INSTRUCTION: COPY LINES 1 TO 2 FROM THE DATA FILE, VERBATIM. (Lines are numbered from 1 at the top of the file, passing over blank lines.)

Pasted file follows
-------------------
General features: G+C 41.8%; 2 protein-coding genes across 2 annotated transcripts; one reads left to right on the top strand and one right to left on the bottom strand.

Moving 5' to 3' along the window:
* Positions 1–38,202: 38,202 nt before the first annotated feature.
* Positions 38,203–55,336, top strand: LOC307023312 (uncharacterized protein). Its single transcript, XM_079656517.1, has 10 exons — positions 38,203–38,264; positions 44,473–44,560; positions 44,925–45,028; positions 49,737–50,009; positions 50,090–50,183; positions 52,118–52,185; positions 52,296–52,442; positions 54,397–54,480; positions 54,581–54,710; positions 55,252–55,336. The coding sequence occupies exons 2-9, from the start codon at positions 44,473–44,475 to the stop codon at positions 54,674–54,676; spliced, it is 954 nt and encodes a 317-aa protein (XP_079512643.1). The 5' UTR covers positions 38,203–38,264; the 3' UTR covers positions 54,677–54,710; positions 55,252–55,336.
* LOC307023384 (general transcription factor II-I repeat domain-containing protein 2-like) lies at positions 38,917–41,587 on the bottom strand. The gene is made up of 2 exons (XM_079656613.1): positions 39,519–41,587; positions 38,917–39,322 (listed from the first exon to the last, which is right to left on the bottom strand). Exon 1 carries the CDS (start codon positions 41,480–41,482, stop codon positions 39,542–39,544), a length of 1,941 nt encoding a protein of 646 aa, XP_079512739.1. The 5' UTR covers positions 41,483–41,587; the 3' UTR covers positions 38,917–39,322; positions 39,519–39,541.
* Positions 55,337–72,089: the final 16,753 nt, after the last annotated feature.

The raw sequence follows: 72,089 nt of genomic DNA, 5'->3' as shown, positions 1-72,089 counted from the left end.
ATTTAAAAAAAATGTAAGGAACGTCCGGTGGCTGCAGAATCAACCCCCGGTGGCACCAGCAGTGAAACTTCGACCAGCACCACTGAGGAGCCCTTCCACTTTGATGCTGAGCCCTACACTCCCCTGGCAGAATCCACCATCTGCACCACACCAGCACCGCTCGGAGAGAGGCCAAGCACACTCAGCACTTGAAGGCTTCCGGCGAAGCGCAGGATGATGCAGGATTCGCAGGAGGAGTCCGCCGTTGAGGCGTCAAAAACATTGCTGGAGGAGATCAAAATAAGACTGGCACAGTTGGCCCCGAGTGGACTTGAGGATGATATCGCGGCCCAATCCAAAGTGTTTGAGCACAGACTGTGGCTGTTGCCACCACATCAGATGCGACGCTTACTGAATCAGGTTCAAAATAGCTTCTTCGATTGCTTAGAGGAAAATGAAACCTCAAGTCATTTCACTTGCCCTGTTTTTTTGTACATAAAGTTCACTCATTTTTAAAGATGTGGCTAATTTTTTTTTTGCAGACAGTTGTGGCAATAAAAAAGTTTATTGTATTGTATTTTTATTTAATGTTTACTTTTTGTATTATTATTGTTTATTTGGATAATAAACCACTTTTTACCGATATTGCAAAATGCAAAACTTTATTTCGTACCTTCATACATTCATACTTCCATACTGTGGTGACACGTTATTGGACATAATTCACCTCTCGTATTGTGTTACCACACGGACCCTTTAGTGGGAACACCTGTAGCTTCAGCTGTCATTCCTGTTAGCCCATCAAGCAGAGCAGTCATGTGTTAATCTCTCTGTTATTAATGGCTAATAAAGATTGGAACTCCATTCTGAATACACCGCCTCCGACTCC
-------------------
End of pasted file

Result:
General features: G+C 41.8%; 2 protein-coding genes across 2 annotated transcripts; one reads left to right on the top strand and one right to left on the bottom strand.

Moving 5' to 3' along the window: